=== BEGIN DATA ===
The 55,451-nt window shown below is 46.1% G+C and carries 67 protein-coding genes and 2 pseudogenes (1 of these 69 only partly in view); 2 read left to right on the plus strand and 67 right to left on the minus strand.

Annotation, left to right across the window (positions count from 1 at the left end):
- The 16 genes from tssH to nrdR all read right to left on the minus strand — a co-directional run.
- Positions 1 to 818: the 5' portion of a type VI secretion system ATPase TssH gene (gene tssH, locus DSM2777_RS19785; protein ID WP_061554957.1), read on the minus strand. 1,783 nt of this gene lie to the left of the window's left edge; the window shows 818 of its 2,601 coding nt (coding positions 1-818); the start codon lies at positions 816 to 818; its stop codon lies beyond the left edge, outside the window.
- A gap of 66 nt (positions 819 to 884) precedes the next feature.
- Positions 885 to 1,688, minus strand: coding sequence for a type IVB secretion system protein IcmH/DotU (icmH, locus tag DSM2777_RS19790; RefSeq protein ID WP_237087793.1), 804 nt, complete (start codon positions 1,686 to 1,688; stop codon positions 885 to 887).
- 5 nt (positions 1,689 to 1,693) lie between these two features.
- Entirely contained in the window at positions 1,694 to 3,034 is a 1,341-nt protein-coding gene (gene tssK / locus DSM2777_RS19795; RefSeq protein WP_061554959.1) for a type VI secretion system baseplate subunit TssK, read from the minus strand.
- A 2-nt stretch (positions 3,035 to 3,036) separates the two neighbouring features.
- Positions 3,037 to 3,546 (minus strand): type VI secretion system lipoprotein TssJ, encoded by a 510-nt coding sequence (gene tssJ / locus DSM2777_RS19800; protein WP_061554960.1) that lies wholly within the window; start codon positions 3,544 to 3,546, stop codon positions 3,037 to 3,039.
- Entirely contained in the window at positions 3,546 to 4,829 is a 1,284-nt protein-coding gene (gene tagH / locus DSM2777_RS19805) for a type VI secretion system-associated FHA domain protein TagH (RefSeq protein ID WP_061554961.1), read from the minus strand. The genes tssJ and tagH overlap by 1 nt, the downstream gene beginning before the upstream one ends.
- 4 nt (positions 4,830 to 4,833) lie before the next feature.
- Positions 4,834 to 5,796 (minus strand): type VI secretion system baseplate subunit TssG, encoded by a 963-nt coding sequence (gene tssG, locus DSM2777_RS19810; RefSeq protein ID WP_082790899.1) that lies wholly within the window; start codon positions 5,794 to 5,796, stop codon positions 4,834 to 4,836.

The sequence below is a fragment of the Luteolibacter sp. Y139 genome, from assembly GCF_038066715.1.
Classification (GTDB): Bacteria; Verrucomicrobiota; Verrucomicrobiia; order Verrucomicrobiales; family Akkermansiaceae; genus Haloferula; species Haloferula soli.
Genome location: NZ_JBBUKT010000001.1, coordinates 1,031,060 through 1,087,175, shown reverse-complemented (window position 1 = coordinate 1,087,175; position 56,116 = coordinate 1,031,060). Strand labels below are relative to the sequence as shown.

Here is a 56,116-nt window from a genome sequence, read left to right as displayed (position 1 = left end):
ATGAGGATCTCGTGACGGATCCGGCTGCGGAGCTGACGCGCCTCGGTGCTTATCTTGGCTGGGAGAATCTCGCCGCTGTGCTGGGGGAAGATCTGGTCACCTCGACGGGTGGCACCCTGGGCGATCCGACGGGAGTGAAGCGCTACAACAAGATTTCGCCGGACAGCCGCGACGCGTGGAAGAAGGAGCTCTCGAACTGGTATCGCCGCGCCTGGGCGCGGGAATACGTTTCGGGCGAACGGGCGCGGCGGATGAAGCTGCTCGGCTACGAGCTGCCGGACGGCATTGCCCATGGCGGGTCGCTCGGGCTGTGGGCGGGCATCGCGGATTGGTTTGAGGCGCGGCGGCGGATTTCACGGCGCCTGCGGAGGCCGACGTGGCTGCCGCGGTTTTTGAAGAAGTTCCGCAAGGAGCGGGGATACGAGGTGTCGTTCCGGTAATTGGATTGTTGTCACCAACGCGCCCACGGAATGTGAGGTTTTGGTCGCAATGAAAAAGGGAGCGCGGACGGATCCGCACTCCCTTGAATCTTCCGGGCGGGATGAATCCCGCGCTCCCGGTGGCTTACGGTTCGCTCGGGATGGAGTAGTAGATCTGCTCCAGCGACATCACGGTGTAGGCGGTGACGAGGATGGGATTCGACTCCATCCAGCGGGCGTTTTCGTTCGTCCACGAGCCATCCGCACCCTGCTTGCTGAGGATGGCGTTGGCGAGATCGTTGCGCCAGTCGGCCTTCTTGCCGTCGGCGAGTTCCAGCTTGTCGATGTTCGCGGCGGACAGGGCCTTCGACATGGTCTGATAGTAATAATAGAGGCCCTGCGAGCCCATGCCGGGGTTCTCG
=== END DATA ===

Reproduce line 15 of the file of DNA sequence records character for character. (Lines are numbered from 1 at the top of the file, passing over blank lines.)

Classification (GTDB): Bacteria; Verrucomicrobiota; Verrucomicrobiia; order Verrucomicrobiales; family Akkermansiaceae; genus Haloferula; species Haloferula soli.